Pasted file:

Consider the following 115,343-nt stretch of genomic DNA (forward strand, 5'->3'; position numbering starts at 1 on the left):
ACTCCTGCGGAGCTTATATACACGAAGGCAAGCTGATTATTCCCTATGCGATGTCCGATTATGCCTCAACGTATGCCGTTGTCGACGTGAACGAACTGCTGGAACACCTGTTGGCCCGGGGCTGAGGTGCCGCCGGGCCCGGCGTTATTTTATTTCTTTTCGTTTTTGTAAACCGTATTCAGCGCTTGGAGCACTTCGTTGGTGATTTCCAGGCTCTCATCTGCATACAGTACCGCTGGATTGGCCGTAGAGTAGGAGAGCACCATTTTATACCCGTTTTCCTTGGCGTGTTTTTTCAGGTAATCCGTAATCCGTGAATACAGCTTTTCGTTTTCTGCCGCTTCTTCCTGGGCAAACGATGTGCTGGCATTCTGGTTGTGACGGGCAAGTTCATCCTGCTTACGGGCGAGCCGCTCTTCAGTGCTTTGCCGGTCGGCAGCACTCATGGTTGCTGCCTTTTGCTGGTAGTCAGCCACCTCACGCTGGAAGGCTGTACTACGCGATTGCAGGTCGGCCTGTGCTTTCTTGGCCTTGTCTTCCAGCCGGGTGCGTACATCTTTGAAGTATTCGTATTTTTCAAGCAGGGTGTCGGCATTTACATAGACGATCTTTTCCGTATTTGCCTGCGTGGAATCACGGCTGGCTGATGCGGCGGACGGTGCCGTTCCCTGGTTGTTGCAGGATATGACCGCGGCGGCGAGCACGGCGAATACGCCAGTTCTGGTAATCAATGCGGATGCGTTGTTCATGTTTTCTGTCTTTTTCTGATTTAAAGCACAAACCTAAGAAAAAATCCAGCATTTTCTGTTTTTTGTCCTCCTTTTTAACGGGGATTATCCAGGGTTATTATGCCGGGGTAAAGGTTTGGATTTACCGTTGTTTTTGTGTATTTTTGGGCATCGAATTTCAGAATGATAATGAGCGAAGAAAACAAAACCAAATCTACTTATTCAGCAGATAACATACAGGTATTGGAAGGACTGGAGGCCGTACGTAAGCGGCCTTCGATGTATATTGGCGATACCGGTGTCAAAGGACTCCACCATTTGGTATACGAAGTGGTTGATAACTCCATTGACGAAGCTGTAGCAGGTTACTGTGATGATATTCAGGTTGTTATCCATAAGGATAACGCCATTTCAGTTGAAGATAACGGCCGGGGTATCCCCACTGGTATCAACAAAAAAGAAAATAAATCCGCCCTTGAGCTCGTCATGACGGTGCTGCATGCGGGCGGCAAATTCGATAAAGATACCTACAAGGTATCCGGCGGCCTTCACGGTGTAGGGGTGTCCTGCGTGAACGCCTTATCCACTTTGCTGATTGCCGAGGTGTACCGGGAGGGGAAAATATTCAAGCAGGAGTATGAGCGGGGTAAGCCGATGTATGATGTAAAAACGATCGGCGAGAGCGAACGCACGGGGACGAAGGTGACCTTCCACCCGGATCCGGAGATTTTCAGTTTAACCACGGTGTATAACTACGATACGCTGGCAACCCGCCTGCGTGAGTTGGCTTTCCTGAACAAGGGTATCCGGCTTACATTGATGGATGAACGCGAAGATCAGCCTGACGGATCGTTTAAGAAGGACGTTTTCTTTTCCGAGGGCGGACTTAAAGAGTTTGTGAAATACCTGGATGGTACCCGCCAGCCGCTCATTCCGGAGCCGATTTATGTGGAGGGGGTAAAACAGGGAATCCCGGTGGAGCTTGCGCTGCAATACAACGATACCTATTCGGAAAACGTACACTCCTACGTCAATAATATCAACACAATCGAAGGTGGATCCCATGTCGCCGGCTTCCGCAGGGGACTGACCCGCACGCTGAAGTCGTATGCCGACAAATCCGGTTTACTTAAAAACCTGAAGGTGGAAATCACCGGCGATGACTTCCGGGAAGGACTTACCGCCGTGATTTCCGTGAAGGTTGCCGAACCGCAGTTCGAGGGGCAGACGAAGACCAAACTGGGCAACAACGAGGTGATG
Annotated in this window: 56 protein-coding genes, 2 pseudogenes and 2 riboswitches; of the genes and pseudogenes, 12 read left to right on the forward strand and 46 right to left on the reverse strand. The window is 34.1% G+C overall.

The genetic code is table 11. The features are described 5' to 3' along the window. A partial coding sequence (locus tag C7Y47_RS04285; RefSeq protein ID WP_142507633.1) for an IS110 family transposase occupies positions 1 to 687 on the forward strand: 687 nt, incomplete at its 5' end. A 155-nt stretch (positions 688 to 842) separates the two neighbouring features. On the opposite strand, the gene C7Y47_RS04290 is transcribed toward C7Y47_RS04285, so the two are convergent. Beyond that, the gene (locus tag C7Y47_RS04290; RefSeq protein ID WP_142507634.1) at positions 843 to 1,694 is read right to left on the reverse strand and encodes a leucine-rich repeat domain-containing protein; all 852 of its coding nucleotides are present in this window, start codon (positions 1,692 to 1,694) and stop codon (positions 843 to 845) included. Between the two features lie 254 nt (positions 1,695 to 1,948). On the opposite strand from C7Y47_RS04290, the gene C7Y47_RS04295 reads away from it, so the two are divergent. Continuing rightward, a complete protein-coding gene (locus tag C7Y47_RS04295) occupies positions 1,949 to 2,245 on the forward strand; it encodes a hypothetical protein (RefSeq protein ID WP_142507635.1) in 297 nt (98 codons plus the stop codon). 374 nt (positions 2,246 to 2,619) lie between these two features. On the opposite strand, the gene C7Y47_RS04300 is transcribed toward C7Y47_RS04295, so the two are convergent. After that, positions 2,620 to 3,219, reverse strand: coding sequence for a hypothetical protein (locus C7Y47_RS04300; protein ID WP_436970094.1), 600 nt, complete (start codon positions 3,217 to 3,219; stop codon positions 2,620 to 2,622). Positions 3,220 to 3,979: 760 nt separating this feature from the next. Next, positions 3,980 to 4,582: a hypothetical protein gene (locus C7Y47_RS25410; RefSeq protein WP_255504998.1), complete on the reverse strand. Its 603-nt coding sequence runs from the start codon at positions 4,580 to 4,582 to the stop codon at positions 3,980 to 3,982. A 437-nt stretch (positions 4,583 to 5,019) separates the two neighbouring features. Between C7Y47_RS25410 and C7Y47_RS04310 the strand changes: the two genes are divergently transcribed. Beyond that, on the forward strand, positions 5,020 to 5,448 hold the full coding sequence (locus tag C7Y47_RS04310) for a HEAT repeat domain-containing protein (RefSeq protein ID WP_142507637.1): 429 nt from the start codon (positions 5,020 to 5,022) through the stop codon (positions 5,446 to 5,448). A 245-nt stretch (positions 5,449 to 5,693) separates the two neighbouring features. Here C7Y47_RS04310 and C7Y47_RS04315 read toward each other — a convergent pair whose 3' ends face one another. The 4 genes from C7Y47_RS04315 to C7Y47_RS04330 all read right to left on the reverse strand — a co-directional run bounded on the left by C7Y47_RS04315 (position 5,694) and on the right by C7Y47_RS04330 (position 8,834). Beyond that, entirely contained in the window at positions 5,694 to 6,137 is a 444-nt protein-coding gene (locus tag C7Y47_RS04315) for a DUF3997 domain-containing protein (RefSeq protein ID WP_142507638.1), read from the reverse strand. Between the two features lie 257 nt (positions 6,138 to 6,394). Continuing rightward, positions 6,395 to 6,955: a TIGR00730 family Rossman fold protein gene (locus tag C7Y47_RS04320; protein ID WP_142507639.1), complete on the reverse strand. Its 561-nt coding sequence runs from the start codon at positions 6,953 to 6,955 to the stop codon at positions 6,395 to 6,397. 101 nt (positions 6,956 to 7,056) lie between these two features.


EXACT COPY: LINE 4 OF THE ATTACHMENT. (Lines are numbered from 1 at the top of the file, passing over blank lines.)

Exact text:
The genetic code is table 11. The features are described 5' to 3' along the window. A partial coding sequence (locus tag C7Y47_RS04285; RefSeq protein ID WP_142507633.1) for an IS110 family transposase occupies positions 1 to 687 on the forward strand: 687 nt, incomplete at its 5' end. A 155-nt stretch (positions 688 to 842) separates the two neighbouring features. On the opposite strand, the gene C7Y47_RS04290 is transcribed toward C7Y47_RS04285, so the two are convergent. Beyond that, the gene (locus tag C7Y47_RS04290; RefSeq protein ID WP_142507634.1) at positions 843 to 1,694 is read right to left on the reverse strand and encodes a leucine-rich repeat domain-containing protein; all 852 of its coding nucleotides are present in this window, start codon (positions 1,692 to 1,694) and stop codon (positions 843 to 845) included. Between the two features lie 254 nt (positions 1,695 to 1,948). On the opposite strand from C7Y47_RS04290, the gene C7Y47_RS04295 reads away from it, so the two are divergent. Continuing rightward, a complete protein-coding gene (locus tag C7Y47_RS04295) occupies positions 1,949 to 2,245 on the forward strand; it encodes a hypothetical protein (RefSeq protein ID WP_142507635.1) in 297 nt (98 codons plus the stop codon). 374 nt (positions 2,246 to 2,619) lie between these two features. On the opposite strand, the gene C7Y47_RS04300 is transcribed toward C7Y47_RS04295, so the two are convergent. After that, positions 2,620 to 3,219, reverse strand: coding sequence for a hypothetical protein (locus C7Y47_RS04300; protein ID WP_436970094.1), 600 nt, complete (start codon positions 3,217 to 3,219; stop codon positions 2,620 to 2,622). Positions 3,220 to 3,979: 760 nt separating this feature from the next. Next, positions 3,980 to 4,582: a hypothetical protein gene (locus C7Y47_RS25410; RefSeq protein WP_255504998.1), complete on the reverse strand. Its 603-nt coding sequence runs from the start codon at positions 4,580 to 4,582 to the stop codon at positions 3,980 to 3,982. A 437-nt stretch (positions 4,583 to 5,019) separates the two neighbouring features. Between C7Y47_RS25410 and C7Y47_RS04310 the strand changes: the two genes are divergently transcribed. Beyond that, on the forward strand, positions 5,020 to 5,448 hold the full coding sequence (locus tag C7Y47_RS04310) for a HEAT repeat domain-containing protein (RefSeq protein ID WP_142507637.1): 429 nt from the start codon (positions 5,020 to 5,022) through the stop codon (positions 5,446 to 5,448). A 245-nt stretch (positions 5,449 to 5,693) separates the two neighbouring features. Here C7Y47_RS04310 and C7Y47_RS04315 read toward each other — a convergent pair whose 3' ends face one another. The 4 genes from C7Y47_RS04315 to C7Y47_RS04330 all read right to left on the reverse strand — a co-directional run bounded on the left by C7Y47_RS04315 (position 5,694) and on the right by C7Y47_RS04330 (position 8,834). Beyond that, entirely contained in the window at positions 5,694 to 6,137 is a 444-nt protein-coding gene (locus tag C7Y47_RS04315) for a DUF3997 domain-containing protein (RefSeq protein ID WP_142507638.1), read from the reverse strand. Between the two features lie 257 nt (positions 6,138 to 6,394). Continuing rightward, positions 6,395 to 6,955: a TIGR00730 family Rossman fold protein gene (locus tag C7Y47_RS04320; protein ID WP_142507639.1), complete on the reverse strand. Its 561-nt coding sequence runs from the start codon at positions 6,953 to 6,955 to the stop codon at positions 6,395 to 6,397. 101 nt (positions 6,956 to 7,056) lie between these two features.